When I first wrote about chocolate back in January I wasn’t quite prepared for the reaction. The piece was widely shared, and I got a lot of messages thanking me for writing it, which was both totally unexpected and really encouraging. Like many things we consume, it’s easy to take chocolate for granted as it just shows up, packaged and ready to eat, in our local shop. We often don’t think about the raw ingredients, the process, or the people involved in its creation.

That changed significantly for me since writing about chocolate (and learning a whole lot myself). Beyond making sure I’m sourcing mine ethically I also found myself frequently wondering how many individuals went into its creation and what each of their roles was. How exactly chocolate becomes the tasty thing in front of me. Luckily I got the chance to get even more more insight recently, as I went to make chocolate with Rio Nuevo in their workshop!

Fun fact, this post isn’t sponsored at all, I actually met Sara and Andreas, the couple behind Rio Nuevo, in a totally different context when I first moved to Cornwall. I only found out later that not only did they run a chocolate business, it was an ethical and sustainable chocolate business too. The briefest mention of coming into the workshop to learn how chocolate is made, and of course I was in there as fast as possible. But first, a little more on them.

When it comes to sourcing sustainable chocolate, the thing I always tell people is to find the shortest supply chain possible, as there’s less chance of exploitation creeping in. Rio Nuevo are passionate about developing sustainable livelihoods for cocoa farming communities, and they achieve this through being a direct trade, single estate, bean to bar company. This means that they buy from and work directly with the farm where their cacao is grown, ensuring farmers get a fair price and that all working conditions are ethical, their cacao is only grown in one location (aka a single estate), and that they make the chocolate themselves from scratch, starting from the cacao beans.

Sara grew up on a small coffee farm in Colombia, so had first hand knowledge of the difficulties small scale farmers face, and Andreas grew up in Ecuador, where all of Rio Nuevo’s cacao beans are grown. Their project was born when they decided to get married in the Amazon rainforest in Ecuador. Whilst there, the local residents showed them how to make chocolate, and they learned about both the struggles Ecuadorian cacao farmers face and the propagation of CCN-51 (a hybrid variety of cacao which has a higher yield but lower quality) which threatens Ecuador’s cacao heritage. They returned to the UK wanting to do something, and decided to make chocolate that could look after the land and its farmers, as well as raising awareness of the problems and limitations of fair trade practices in the cacao industry.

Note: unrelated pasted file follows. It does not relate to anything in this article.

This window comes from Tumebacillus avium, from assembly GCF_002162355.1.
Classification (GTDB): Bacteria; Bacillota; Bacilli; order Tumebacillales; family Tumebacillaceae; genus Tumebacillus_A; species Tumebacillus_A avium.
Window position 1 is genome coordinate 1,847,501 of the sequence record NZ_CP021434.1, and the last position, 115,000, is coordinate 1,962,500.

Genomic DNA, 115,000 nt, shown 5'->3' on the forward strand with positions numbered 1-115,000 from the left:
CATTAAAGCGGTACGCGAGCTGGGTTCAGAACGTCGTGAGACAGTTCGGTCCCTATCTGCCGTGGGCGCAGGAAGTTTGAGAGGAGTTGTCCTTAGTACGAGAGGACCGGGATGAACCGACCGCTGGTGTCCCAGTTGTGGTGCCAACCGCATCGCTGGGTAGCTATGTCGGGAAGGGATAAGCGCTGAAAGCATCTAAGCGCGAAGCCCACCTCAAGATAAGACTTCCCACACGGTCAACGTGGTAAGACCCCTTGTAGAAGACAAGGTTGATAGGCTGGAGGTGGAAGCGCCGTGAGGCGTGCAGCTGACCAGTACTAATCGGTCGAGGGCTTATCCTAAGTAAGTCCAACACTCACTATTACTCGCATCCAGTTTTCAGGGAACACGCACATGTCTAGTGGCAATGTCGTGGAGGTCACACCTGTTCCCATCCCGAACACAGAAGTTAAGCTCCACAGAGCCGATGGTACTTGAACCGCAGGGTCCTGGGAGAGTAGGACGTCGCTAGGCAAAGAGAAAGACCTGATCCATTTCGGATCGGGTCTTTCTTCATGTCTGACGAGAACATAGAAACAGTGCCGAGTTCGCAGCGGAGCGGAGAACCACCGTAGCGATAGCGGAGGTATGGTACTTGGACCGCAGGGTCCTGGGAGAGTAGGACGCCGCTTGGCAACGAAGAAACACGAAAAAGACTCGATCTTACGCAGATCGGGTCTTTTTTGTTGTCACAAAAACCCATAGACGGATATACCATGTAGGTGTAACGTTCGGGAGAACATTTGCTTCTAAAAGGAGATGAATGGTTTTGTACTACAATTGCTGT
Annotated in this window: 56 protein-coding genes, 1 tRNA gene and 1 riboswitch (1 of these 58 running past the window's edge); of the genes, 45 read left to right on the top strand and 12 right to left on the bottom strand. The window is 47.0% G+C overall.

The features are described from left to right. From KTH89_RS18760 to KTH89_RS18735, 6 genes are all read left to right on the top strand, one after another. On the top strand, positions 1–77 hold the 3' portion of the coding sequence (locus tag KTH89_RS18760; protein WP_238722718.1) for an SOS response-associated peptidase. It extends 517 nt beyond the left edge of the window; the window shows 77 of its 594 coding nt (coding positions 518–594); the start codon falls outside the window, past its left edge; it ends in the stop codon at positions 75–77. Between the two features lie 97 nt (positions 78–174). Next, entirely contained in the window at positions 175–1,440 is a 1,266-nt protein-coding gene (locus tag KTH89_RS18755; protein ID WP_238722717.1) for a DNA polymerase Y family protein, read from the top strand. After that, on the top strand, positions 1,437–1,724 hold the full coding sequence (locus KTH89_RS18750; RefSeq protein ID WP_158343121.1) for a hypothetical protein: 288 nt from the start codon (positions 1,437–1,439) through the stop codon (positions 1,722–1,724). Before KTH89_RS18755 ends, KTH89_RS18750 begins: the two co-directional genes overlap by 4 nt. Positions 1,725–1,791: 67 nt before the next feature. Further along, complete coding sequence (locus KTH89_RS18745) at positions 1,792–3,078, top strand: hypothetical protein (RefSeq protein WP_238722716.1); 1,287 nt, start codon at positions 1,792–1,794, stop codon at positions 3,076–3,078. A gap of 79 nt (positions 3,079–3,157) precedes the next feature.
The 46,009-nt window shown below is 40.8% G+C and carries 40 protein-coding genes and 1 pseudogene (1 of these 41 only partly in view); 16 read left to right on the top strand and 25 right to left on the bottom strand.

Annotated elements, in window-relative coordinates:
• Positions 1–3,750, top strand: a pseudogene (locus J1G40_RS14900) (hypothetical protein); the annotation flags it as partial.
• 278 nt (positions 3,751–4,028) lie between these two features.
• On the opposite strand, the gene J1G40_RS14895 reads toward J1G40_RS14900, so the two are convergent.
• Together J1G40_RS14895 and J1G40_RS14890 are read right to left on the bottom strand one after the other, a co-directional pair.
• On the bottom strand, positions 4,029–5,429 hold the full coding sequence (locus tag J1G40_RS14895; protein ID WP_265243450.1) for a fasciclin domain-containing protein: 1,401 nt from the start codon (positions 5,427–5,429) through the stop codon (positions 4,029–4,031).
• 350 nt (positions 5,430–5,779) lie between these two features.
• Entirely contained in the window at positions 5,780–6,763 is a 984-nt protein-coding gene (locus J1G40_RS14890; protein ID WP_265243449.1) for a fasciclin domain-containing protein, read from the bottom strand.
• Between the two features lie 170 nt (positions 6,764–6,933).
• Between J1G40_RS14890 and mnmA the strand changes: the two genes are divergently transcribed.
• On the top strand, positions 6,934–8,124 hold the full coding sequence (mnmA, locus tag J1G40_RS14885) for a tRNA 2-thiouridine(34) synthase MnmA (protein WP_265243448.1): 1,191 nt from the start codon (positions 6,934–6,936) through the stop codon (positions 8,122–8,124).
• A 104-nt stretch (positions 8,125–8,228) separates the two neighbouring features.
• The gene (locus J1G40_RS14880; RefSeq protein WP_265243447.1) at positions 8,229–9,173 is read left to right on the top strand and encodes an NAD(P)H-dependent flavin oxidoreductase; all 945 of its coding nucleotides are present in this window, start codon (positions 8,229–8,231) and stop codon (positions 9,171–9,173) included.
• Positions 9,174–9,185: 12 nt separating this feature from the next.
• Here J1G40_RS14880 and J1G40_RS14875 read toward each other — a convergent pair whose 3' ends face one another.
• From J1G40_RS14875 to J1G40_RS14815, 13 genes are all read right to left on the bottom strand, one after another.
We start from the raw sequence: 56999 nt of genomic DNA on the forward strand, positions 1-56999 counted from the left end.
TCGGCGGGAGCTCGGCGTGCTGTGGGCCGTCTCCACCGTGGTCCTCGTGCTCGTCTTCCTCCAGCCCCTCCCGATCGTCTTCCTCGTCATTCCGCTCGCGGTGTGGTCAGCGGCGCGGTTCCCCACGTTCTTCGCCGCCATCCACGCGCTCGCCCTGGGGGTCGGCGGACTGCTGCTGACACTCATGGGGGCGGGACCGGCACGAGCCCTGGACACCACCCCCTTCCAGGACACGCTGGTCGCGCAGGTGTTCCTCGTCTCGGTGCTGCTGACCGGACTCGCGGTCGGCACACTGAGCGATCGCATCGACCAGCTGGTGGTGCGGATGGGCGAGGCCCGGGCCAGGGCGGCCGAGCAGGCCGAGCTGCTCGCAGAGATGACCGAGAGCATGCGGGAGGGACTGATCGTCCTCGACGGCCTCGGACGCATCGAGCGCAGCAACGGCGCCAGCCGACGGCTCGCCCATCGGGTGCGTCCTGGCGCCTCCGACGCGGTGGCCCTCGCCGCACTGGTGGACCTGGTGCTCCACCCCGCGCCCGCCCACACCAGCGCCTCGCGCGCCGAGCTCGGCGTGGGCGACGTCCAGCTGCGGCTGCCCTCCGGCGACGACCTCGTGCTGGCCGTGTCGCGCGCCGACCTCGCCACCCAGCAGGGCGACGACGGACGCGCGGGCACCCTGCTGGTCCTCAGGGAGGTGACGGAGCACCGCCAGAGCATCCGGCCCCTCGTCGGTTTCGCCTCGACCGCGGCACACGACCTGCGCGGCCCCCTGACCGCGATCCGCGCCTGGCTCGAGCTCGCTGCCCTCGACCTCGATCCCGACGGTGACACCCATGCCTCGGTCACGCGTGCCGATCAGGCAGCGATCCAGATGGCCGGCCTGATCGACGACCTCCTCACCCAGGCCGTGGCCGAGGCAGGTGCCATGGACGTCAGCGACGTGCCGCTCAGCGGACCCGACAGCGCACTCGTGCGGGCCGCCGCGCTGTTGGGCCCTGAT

Rio Nuevo buy and import their cacao directly from a small farm in Vinces, Ecuador. This farm is owned and run by Don Julian and Doña Julia, alongside their daughter and grandchildren, and has been in their family for generations. Many of these small holder farmers lack access to basic tools, trade markets and knowledge, so by working directly with their farmers Rio Nuevo are able to empower and support them. Their partnership helps the farm be more productive, improving living conditions and their environment through proper management, and helps grow healthy community and thriving economy in the area. There are many others like Don Julian and Doña Julia, around one hundred thousand families depend on cacao crops. Because of this Rio Nuevo take their core values of transparency, responsibility and integrity very seriously, as their long term hope is to see farmers lives improve throughout the industry.

It also turns out that Ecuador is the leading global producer of Arriba Nacional, a fine flavour cacao variety known as ‘the finest chocolate in the world’. Only 6-8% of cacao produced worldwide is fine flavour cacao, and 54% of that is produced in Ecuador. Rio Nuevo import these beans directly to Cornwall (they work so directly with their farm that they even worked together to fill in all the paperwork and sort the legal side of importing from Ecuador to Cornwall), where they then go through the entire process of making beans become bars. This is also where I got to join in.

And let me tell you, their chocolate is really good.

The process